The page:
Dry weather lets farmers get in fields
ADDISON COUNTY — The warm, dry weather this spring is unusual, but to some farmers it’s come as a welcome change from last year.
According to the National Oceanographic and Atmospheric Administration, precipitation totals at the Burlington weather station are running about 3.3 inches below average, at just over 7 inches since Jan. 1. Vermont also saw record high temperatures in March. With little precipitation and very little snowmelt, the fields and forests are unusually dry.
“Everybody I’ve talked to is about five weeks ahead of where they were last year,” said Jeremy Gildrien of Gildrien Farm, which recently moved to Leicester. “There wasn’t that big spring melt, so we’ve been getting the fields plowed.”
Jessica Neiles, a meteorologist at NOAA’s Burlington office, said cycles of wet and dry weather are normal occurrences, just like cycles of hot and cold weather. This year, she said, has been especially dry: Red flag warnings are issued when the fire risk is high due to dry, windy weather, and there have been four so far this year. The office usually issues two red flag warnings per year — last year, there were none. And Neiles said those warnings began earlier than usual this year. Red flag warnings tend to occur in April and May, after snowmelt but before the height of the growing season.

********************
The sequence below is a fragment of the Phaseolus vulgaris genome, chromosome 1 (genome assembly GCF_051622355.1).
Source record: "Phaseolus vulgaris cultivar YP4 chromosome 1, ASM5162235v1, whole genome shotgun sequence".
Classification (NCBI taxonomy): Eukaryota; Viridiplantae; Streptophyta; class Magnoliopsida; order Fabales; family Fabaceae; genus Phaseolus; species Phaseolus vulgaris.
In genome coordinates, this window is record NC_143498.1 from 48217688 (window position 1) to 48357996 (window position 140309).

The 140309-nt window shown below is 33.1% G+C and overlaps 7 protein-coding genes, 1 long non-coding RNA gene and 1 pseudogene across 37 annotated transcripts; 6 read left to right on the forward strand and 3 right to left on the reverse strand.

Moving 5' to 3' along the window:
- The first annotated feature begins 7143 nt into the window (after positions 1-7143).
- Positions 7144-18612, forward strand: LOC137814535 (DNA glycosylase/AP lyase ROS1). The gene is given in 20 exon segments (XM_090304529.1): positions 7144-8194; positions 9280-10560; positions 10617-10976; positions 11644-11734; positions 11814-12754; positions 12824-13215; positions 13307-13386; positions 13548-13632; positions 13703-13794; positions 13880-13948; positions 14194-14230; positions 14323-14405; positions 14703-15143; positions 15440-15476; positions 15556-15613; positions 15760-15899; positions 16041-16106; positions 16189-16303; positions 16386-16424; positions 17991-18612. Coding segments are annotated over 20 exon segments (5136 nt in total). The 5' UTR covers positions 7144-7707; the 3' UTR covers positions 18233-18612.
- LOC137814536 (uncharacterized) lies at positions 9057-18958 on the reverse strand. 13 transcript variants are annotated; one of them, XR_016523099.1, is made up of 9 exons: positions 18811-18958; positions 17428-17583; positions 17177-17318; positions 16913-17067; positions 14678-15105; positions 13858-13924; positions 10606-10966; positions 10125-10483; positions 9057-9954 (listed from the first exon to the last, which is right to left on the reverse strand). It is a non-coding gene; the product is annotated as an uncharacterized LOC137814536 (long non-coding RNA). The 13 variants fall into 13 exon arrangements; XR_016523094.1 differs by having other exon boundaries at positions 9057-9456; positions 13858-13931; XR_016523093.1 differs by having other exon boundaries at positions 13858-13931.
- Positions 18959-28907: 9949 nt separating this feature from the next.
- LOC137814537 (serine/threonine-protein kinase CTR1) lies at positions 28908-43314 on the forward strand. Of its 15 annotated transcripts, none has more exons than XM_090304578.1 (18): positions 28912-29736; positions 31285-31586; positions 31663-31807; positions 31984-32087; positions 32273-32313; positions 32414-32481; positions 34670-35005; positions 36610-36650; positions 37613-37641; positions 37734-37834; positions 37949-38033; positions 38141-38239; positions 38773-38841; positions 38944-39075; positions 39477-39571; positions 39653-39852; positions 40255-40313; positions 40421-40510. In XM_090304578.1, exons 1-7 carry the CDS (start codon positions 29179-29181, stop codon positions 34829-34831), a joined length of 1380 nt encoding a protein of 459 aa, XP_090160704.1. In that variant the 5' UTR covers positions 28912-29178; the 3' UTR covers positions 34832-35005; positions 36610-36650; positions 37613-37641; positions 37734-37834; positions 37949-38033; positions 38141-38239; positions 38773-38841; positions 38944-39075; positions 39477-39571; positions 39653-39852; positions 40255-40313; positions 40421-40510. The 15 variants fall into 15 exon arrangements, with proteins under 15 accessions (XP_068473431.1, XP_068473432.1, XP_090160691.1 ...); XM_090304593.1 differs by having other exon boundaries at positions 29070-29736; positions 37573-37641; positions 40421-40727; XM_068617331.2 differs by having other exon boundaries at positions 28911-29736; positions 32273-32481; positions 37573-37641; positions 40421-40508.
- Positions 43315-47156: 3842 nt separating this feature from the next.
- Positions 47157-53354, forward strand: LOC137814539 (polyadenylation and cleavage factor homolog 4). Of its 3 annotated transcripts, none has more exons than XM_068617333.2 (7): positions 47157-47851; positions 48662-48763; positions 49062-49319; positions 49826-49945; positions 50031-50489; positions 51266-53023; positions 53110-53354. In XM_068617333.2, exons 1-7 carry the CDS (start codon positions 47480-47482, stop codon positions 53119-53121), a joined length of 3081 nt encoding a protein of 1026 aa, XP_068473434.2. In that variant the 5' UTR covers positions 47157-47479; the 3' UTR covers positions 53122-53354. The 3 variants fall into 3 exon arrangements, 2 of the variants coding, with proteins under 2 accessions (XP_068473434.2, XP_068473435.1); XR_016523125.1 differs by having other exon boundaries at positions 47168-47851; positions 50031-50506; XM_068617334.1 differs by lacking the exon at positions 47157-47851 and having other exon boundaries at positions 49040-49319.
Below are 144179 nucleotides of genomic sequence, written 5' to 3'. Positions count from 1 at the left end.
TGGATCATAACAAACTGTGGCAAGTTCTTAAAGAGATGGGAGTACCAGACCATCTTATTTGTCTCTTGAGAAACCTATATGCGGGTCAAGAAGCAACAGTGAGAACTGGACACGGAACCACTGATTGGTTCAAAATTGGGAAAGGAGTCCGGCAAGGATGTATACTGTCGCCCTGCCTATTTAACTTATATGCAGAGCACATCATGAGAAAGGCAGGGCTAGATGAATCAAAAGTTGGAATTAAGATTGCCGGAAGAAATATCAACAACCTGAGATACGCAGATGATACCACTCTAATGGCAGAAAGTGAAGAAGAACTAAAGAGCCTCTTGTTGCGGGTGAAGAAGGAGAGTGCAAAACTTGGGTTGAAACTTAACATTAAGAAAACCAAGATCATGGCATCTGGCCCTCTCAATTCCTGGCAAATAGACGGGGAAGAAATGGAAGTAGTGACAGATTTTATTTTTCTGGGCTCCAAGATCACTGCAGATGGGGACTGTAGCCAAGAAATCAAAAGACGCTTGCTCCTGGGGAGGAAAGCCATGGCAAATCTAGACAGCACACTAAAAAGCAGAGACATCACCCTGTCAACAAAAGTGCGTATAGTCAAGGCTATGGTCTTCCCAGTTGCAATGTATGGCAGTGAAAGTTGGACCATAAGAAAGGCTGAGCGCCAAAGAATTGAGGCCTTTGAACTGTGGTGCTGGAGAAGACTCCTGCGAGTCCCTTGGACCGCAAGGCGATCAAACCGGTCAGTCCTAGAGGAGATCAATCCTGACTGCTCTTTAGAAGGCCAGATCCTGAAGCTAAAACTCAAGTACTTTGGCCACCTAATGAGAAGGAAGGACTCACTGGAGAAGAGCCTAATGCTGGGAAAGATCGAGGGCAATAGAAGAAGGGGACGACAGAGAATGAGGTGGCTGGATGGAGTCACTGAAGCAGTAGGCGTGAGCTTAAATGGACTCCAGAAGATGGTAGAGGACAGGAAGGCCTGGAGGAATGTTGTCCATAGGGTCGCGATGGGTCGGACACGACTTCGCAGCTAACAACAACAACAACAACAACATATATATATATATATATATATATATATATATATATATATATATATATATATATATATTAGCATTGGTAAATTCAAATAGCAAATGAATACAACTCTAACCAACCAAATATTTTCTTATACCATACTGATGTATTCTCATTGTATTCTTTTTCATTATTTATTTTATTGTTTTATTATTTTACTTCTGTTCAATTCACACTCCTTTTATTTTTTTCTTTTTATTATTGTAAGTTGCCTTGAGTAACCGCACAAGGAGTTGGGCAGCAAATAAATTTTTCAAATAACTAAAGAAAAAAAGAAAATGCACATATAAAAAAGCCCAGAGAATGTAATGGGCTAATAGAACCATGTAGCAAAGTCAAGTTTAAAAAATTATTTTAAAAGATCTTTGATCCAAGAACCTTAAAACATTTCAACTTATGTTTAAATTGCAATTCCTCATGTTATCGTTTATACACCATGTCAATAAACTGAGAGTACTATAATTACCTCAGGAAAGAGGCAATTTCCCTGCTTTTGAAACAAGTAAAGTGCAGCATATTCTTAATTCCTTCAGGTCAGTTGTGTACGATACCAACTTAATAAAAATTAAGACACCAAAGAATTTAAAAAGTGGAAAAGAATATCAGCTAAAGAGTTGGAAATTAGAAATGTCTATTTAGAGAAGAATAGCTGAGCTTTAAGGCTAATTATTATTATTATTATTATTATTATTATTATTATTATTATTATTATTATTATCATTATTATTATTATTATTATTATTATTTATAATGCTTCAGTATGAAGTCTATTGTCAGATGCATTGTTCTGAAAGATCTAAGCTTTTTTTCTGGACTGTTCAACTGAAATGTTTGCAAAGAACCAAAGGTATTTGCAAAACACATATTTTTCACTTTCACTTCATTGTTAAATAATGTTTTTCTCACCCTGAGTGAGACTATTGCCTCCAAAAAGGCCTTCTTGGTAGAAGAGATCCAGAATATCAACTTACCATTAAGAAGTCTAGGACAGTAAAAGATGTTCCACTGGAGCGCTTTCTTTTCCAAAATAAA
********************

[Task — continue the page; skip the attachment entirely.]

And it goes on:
The unusually dry weather comes just on the heels of a record-breaking year for precipitation. 2011 saw farmers struggling with fields too muddy to plow and late crop plantings. By mid-April last year, the total rainfall was at about 10.2 inches.
The dry weather this year meant the state was able to lift the manure spreading ban — in place to prevent manure from washing into waterways during the spring thaw — more than a week early, on March 21.
Andrea Ochs, president of the Addison County Farm Bureau, said the dry weather has actually been a boon for some farmers, but that the ideal planting weather might be a little too tempting for some.
“It’s still kind of early for planting,” she said. “I’m hopeful that we won’t have any frost.”
The downside of the dry weather comes later, though. Seeds need water to germinate, and Gildrien said those without an irrigation system could have some difficulty. Ochs said the apples at her family’s Orwell operation, Crescent Orchards, will need rain by August to produce a good harvest, but other crops will need rain earlier.
Those who grow hay may see it grow with very little water, she said, but it will contain fewer nutrients.
Still, Gildrien said it’s easier to water fields when they’re too dry than to dry them off when they’re too wet.
The NOAA Climate Prediction Center forecasts continued dry weather eight to 14 days out, but normal precipitation levels thereafter.
And, all in all, it’s still early to make any assumptions about the growing season. For now, farmers are moving into the growing season with one eye on the weather.
“We’re cautiously optimistic,” said Ochs.
Reporter Andrea Suozzo is at email@example.com.
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